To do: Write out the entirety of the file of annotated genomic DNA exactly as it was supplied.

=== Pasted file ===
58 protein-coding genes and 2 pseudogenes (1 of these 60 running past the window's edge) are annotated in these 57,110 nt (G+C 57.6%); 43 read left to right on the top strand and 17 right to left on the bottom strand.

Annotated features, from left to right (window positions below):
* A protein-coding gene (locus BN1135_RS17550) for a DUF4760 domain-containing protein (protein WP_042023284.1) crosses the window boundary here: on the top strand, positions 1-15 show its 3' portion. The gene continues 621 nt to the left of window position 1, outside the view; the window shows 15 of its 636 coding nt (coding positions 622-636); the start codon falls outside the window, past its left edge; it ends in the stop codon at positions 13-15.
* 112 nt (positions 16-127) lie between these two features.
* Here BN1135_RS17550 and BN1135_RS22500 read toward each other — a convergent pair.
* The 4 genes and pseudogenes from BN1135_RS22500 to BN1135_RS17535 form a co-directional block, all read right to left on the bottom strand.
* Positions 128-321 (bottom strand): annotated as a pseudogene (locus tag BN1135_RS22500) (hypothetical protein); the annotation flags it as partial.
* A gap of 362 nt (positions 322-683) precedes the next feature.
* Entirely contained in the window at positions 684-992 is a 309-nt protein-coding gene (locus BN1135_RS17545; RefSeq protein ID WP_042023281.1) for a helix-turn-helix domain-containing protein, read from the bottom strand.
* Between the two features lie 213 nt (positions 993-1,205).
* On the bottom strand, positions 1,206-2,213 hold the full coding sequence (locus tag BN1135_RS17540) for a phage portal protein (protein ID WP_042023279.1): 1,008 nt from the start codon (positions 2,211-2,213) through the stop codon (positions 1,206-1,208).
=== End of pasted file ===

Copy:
58 protein-coding genes and 2 pseudogenes (1 of these 60 running past the window's edge) are annotated in these 57,110 nt (G+C 57.6%); 43 read left to right on the top strand and 17 right to left on the bottom strand.

Annotated features, from left to right (window positions below):
* A protein-coding gene (locus BN1135_RS17550) for a DUF4760 domain-containing protein (protein WP_042023284.1) crosses the window boundary here: on the top strand, positions 1-15 show its 3' portion. The gene continues 621 nt to the left of window position 1, outside the view; the window shows 15 of its 636 coding nt (coding positions 622-636); the start codon falls outside the window, past its left edge; it ends in the stop codon at positions 13-15.
* 112 nt (positions 16-127) lie between these two features.
* Here BN1135_RS17550 and BN1135_RS22500 read toward each other — a convergent pair.
* The 4 genes and pseudogenes from BN1135_RS22500 to BN1135_RS17535 form a co-directional block, all read right to left on the bottom strand.
* Positions 128-321 (bottom strand): annotated as a pseudogene (locus tag BN1135_RS22500) (hypothetical protein); the annotation flags it as partial.
* A gap of 362 nt (positions 322-683) precedes the next feature.
* Entirely contained in the window at positions 684-992 is a 309-nt protein-coding gene (locus BN1135_RS17545; RefSeq protein ID WP_042023281.1) for a helix-turn-helix domain-containing protein, read from the bottom strand.
* Between the two features lie 213 nt (positions 993-1,205).
* On the bottom strand, positions 1,206-2,213 hold the full coding sequence (locus tag BN1135_RS17540) for a phage portal protein (protein ID WP_042023279.1): 1,008 nt from the start codon (positions 2,211-2,213) through the stop codon (positions 1,206-1,208).